France’s spy service bulks up amid terror threats
PARIS: There's no French James Bond. But a new push may set the stage for one.
France's secretive international spy agency, the DGSE, is recruiting hundreds of people and getting a budget boost, despite frugal times, to better fend off threats like terrorism and nuclear proliferation. France's answer to the CIA is buffing its image as well, with its first-ever spokesman and a new website.
The move follows hostagetakings abroad, bomb scares at the Eiffel Tower and fallout from WikiLeaks' publication of secret U.S. diplomatic cables. France is also set to ban facecovering Islamic veils, which has roiled Muslim extremists around the world and drawn threats from Al-Qaida.
The DGSE changes have been long in coming, part of France's efforts to beef up its network of intelligence operatives as called for in a top-tobottom security review completed in 2008.
President Nicolas Sarkozy's conservative government is sticking to the review's blueprint even as U.S. and British intelligence agencies are facing cutbacks, and despite the economic crisis that has pinched state pockets across Europe.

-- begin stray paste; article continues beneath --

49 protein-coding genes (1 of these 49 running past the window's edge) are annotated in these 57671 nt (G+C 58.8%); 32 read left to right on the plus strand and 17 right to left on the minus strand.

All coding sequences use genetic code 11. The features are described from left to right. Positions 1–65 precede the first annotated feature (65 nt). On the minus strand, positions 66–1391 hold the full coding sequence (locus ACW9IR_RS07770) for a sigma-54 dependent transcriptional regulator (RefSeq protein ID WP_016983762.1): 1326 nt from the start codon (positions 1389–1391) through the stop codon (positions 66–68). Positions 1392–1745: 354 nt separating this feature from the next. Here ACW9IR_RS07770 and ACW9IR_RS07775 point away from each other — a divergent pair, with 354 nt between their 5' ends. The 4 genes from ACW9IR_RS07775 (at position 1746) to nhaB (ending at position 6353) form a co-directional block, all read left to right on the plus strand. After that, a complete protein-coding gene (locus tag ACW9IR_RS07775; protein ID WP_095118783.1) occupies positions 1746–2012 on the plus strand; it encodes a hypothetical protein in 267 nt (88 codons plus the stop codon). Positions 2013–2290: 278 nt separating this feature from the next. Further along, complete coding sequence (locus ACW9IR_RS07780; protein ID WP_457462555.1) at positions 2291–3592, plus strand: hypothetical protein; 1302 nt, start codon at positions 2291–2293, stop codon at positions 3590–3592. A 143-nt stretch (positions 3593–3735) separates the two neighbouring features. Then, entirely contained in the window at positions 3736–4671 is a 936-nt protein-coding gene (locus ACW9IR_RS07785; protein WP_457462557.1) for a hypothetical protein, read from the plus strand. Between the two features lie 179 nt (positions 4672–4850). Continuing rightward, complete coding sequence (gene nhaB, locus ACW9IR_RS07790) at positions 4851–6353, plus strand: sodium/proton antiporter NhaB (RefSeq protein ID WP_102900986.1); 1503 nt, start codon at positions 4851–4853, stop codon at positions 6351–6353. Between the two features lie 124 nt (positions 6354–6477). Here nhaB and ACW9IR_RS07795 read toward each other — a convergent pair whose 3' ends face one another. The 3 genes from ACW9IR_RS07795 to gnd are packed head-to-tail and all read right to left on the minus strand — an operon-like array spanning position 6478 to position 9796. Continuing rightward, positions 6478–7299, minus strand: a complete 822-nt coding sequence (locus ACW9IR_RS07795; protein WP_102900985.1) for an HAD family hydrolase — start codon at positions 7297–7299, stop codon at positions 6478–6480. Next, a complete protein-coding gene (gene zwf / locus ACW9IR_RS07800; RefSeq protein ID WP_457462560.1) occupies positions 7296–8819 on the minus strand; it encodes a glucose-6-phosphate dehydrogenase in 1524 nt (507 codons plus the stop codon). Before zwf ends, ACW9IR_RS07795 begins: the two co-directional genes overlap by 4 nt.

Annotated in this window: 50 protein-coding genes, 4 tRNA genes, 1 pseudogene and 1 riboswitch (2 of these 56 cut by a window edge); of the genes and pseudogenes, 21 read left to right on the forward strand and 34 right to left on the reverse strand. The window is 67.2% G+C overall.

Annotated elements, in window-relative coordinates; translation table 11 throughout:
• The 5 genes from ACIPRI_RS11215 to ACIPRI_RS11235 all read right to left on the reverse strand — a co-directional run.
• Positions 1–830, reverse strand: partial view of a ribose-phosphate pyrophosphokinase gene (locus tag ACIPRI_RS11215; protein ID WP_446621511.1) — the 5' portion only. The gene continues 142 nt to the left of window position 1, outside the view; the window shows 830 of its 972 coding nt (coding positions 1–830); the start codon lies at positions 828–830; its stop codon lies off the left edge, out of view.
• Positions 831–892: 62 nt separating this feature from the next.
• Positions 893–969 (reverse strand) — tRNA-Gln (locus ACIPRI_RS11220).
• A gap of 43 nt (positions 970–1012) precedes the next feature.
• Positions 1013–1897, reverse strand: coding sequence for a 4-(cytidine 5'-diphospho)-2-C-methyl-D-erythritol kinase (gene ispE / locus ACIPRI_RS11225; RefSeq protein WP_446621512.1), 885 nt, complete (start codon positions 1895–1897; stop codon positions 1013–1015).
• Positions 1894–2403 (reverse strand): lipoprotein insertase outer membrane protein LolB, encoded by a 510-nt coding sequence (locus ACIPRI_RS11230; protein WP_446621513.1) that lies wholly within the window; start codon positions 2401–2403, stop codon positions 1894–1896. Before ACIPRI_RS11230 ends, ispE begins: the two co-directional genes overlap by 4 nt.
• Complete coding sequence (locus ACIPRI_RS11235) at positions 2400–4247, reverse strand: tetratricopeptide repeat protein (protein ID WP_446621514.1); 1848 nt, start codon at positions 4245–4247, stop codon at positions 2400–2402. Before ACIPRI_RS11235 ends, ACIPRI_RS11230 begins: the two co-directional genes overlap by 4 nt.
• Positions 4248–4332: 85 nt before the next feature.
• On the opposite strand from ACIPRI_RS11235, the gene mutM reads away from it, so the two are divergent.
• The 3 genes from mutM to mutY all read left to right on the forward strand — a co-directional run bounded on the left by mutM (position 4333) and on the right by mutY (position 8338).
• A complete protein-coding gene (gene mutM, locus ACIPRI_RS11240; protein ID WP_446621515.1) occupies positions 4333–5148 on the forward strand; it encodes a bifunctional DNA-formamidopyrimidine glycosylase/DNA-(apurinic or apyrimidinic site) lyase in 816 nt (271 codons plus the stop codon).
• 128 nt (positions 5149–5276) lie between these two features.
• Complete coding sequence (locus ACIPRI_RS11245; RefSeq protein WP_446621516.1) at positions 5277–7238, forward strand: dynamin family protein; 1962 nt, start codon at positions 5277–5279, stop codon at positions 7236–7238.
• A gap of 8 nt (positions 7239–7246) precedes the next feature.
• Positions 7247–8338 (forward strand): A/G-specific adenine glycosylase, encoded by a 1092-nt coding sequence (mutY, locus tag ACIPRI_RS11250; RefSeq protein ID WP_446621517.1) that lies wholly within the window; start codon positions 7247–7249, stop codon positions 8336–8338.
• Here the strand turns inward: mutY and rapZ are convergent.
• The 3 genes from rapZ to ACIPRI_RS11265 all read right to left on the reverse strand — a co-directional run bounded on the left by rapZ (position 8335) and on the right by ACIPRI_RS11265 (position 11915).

France's draft 2011 budget would give the DGSE a 13-percent funding hike - just a year after France hit a record-high 7.7 percent budget deficit. The agency is adding 500 staff jobs over the next five years, and the prime minister recently inaugurated a new national Intelligence Academy.
It's a big boost for an agency that's little known, despite having agents in hot spots around the world. -Ap